A British woman's attempt to set a world record by skiing the 1,400-mile South Pole is in jeopardy after airport strikes have left her without her equipment.
Emma Kelty, 42, is in south Chile waiting to board a flight to Antarctica on Thursday, but said all her gear is stuck 2,000 miles away in Santiago airport customs due to industrial action.
Santiago customs are due to reopen on Wednesday, meaning there is a slim chance everything will run on time.
If the department does not open, Ms Kelty cannot fly until November 8.
"This is not something I need before an 80-day expedition in the most brutal place in the world," Ms Kelty said.
The London-based former headteacher will tow a 90kg sled of supplies behind her for up to 12 hours a day over the course of her expedition.
She has gained five stones in weight to cope with the three-month trek, during which she will face temperatures of minus 50C.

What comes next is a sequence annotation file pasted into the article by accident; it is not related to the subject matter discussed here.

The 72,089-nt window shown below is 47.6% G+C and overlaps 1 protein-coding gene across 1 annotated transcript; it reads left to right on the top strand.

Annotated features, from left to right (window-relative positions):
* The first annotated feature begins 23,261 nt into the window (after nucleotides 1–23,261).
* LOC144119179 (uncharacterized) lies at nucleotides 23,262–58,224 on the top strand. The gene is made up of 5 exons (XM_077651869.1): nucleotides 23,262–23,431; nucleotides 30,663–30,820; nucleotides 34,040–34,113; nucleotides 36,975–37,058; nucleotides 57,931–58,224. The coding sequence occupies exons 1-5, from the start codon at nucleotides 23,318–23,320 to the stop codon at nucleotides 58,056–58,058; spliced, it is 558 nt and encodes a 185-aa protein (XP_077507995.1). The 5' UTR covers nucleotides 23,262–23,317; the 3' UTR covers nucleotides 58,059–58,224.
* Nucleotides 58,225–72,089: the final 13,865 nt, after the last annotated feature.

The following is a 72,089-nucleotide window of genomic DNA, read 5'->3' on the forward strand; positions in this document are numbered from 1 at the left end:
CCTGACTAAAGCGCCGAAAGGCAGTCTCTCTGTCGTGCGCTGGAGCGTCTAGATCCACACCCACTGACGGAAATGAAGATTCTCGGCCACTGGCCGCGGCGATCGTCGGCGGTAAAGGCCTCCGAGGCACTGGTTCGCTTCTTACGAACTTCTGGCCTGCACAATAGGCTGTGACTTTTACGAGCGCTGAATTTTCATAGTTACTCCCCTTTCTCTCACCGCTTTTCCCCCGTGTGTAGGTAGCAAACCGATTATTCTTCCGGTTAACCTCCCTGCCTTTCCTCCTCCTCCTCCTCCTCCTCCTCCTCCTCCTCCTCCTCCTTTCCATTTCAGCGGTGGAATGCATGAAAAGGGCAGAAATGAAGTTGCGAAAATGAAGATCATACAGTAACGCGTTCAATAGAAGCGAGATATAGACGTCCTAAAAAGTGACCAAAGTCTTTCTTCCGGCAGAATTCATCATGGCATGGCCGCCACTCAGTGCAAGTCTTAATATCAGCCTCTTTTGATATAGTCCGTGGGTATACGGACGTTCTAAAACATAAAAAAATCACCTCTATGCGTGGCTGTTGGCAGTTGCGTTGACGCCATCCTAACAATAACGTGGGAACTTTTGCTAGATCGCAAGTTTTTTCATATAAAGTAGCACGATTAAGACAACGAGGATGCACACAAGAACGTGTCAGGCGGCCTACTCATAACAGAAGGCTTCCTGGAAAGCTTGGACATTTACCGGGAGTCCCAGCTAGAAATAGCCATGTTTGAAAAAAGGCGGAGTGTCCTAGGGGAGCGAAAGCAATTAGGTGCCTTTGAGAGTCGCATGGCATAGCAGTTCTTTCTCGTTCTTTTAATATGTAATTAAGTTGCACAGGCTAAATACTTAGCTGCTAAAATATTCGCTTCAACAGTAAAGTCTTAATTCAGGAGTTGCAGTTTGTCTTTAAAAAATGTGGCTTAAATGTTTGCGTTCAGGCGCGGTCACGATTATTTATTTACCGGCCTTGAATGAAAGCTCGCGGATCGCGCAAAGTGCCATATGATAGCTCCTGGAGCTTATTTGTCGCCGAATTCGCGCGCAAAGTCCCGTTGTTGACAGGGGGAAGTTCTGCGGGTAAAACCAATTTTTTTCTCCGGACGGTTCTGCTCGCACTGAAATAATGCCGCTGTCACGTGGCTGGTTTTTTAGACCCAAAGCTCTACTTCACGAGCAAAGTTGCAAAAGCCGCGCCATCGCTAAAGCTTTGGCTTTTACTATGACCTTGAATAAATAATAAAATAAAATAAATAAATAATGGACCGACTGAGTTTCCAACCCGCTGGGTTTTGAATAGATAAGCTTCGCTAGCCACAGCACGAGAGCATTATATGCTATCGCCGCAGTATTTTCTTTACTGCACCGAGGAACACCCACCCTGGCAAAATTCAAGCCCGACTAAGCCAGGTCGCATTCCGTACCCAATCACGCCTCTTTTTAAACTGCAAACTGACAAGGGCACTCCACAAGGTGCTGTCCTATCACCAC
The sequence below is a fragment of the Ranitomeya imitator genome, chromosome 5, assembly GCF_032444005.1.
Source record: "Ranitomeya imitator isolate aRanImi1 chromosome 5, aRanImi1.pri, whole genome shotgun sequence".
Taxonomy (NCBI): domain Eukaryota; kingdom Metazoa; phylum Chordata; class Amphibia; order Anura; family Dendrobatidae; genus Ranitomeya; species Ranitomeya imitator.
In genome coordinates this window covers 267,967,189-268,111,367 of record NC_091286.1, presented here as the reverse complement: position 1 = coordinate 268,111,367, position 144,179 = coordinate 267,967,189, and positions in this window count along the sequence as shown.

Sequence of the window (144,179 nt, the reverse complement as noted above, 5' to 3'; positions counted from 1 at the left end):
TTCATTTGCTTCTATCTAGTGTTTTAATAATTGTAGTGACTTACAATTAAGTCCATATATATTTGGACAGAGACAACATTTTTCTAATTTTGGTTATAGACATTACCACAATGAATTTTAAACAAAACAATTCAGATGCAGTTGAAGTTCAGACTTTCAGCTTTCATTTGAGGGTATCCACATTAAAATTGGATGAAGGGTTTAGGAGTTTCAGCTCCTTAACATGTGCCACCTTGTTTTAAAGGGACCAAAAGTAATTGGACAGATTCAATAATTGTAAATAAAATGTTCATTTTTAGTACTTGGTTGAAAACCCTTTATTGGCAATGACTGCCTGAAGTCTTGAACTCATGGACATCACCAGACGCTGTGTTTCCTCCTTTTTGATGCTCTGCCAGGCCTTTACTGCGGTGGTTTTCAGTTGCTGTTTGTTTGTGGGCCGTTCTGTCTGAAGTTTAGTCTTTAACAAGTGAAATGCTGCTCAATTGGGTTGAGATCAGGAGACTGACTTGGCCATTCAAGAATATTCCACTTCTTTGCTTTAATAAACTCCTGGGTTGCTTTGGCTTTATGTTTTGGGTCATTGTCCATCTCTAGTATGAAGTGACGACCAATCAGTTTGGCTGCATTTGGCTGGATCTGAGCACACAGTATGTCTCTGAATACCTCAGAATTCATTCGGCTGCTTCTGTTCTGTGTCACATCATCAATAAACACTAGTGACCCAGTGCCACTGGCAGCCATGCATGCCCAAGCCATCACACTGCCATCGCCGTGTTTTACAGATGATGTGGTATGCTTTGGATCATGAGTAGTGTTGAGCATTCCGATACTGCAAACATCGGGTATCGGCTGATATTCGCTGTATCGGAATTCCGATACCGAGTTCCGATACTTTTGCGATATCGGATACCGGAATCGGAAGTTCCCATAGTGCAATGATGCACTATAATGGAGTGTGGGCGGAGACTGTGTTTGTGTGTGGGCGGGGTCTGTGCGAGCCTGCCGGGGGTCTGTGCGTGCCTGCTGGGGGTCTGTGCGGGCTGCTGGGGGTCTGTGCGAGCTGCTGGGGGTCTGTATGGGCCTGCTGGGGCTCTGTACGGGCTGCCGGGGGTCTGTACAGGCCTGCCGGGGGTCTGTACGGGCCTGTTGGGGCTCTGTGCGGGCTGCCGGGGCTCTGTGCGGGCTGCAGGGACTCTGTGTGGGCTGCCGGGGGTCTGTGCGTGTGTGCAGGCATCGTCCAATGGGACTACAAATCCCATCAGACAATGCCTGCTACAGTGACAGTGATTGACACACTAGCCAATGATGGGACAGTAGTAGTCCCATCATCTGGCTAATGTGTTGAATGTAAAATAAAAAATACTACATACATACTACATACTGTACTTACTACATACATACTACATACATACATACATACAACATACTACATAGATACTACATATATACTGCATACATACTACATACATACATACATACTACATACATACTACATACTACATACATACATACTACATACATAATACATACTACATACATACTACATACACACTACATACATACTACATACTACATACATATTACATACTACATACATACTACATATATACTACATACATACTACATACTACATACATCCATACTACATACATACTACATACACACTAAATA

"I have invested two years of preparation in getting to this point, and I'm shedding pounds by the minute," Ms Kelty said.
"If this expedition slips, I will let my two charities down (Teach Africa and the Cystic Fibrosis Trust), which would be devastating. This is my ultimate dream."
Logistical crews will pick Ms Kelty up around January 26, which means the lost time would need to be made up if delayed.
Explorer Sir Ranulph Fiennes sent Ms Kelty a "morale booster" in the form of a good luck email.
In January, Ms Kelty was training on the South Pole route when explorer Henry Worsley died just miles short of his goal of becoming the first man to cross Antarctica unaided.
"I didn't know him personally, but we kept up with Henry's progress as he went out a couple of weeks before us," she said.
"He would have put so much effort into it, everything he had, heart and soul."
Ms Kelty is due to begin her journey at the official South Pole race start point, the Hercules Inlet.